You're a woman working at a restaurant, a man comes in to rob you in a disguise. Your co-worker attacks the burglar, knocks off his wig and then you scream,

"Wait! Stop! That's my dad!"

Even more strange for the woman ... her husband was driving the getaway car. And her mom was in the car.

Here are some more details for the family scrapbooks.

The first haircut

My son Nathan, although only 5 months old, already has more hair than I've had in about 10 years. The hair is so long on top that he was starting to get the Cosmo Kramer look.

I kind of liked that look, but my wife decided it was time for Nate's first haircut. We thought this could be a very traumatic experience for him, but as you can see from the photo, he liked it. He might actually be laughing to taunt me because he has such nice -- and so much -- hair.
Actually, Nate seems to like just about everything these days. He really likes it when his older brothers talk to him, or anyone for that matter. But even staring at the ceiling fan for 15 minutes is wildly entertaining for him.

Monday, July 14, 2008

Humor Me: An appointment men hate

(Note: This is my column from a special section on men's health in The Dallas Morning News.)

The Dallas Morning News

A Harris Interactive survey last year revealed that many American men don’t go to the doctor for preventive care.

Maybe “revealed” isn’t the best way to describe the survey’s results. It seems more of a confirmation of common knowledge, such as “babies are cute” and “cancer is bad.”

We know most guys don’t go to the doctor. If it’s an emergency, sure. And if it involves sexual dysfunction, well, that qualifies as an emergency darn near Code Blue. But for other health matters, ignorance is bliss and doesn’t involve sitting in a waiting room reading a Reader’s Digest from 2006.

Ignorance isn’t always healthy, however. Here’s a good example:

Colon cancer to is expected to kill nearly 50,000 Americans this year. But the Center for Disease Control estimates that 60 percent of colon cancer deaths could be prevented if all men and women age 50 and over were screened for it.

I won’t hit 50 anytime soon, but I’m guilty of health indifference. Men my age – 36 and toeing the line between “dude” and “sir” – are encouraged to have a physical exam every few years. But I can’t remember my last one.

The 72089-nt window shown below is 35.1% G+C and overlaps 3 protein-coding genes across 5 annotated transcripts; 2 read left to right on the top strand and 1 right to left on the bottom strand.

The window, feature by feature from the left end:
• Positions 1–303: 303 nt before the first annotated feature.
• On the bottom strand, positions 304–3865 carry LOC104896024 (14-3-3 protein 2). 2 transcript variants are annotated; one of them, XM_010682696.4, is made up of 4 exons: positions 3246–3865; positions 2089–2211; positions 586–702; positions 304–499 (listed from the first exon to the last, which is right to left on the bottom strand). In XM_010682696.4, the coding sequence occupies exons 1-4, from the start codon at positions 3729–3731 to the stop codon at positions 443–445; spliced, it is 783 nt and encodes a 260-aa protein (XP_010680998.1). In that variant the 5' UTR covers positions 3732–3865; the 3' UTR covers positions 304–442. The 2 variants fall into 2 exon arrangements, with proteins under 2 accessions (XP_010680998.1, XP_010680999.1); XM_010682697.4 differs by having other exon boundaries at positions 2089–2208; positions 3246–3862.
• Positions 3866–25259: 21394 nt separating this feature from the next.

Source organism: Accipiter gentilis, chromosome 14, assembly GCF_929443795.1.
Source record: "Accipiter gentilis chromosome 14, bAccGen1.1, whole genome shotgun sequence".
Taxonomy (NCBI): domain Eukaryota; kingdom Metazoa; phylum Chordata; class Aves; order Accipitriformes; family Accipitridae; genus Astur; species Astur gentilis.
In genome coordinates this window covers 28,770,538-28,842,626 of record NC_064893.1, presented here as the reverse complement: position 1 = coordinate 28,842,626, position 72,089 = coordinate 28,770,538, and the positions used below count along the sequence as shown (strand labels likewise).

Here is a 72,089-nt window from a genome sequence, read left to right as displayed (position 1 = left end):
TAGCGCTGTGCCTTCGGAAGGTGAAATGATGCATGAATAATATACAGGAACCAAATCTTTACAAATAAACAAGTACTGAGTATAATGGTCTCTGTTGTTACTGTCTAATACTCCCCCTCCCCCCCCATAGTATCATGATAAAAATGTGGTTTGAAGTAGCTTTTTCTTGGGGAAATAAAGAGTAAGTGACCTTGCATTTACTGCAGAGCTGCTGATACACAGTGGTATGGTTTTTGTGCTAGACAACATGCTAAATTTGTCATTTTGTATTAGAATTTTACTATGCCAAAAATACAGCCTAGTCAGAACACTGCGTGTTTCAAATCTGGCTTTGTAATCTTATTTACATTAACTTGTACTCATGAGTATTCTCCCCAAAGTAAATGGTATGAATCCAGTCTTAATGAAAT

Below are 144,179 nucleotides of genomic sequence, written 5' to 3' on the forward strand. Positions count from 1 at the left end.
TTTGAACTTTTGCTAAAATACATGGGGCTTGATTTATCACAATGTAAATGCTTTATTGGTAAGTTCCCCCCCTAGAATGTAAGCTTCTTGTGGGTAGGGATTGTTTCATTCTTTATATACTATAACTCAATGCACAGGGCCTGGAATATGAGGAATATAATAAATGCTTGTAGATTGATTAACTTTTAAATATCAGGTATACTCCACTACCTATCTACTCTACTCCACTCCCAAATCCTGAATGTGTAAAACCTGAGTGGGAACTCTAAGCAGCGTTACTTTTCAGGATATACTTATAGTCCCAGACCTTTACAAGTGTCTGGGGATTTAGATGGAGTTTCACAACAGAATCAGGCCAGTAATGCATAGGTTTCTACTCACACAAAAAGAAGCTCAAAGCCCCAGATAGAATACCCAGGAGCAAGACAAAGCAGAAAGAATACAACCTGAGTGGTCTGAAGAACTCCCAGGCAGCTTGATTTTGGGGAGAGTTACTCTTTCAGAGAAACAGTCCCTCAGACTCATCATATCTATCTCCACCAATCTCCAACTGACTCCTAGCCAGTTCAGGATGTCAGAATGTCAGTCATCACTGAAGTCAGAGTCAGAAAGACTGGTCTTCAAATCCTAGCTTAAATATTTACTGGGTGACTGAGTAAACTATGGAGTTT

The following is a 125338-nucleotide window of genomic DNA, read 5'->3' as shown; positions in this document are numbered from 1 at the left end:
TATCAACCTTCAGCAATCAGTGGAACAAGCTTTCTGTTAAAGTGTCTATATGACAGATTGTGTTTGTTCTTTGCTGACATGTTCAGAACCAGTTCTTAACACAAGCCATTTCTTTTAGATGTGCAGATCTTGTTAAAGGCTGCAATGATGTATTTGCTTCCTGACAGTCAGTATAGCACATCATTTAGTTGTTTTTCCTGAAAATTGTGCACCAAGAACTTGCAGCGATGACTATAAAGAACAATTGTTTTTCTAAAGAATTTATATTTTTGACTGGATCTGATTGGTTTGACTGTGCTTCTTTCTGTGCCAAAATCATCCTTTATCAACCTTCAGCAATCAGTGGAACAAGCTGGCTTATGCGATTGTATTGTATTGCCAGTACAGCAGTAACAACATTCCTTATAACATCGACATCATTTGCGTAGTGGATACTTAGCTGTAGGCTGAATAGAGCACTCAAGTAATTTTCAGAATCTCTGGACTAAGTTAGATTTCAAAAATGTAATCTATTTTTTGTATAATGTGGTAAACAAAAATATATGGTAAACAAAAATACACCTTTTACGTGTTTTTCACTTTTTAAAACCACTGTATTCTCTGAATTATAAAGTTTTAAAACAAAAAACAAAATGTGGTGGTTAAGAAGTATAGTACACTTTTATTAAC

I think it was in high school, when I was required to have a physical before trying out for the basketball team. Since then, my main barometers of wellness have been the bathroom scale and the blood bank telling me I’m healthy enough to donate.

One day, I fear, I’ll get seriously injured or ill. Then I’ll be asked, “Who is your primary care physician?”

Uh … I guess it’s my wife. She doesn’t have a medical degree, but she knows where we keep the Tylenol and the first-aid kit.

Makes me feel foolish when I think about it. But I’m not alone, and I know one reason why.

To men, going to the doctor is a sign of weakness. It doesn’t fit with what we were taught as boys -- to tough it out, be strong and independent. We hate asking for help, whether we’re struggling with a home repair, financial matter or pain in our chest.

That’s why men love maps and GPS navigation systems. They provide help without having to ask for it. Perhaps the greatest medical breakthrough for men would be a GPS that points to exactly what is wrong with our health. In high-definition, of course, with a cool remote control.

For now, men need to see a doctor to navigate toward better health. And maybe more men would do that if a doctor’s office made a few changes.

You know the haircut places that target men as customers? They have a sports-themed environment, televisions tuned to sports and not one Ladies Home Journal in the magazine racks.

The same could be done at a “just for men” doctor’s office. Put a game on the TV, give the waiting room a masculine feel and have the receptionist say, “Please sign in and tell me about how you were a great high school athlete.” Maybe electrocardiogram results could be printed out like a baseball box score.

It’s crazy, I know. But for guys who neglect their health, it might be a home run. It could get more of us to the doctor, and that way, we would reduce the risk of our health striking out early.

At the very least, we’d know the next pitch coming our way.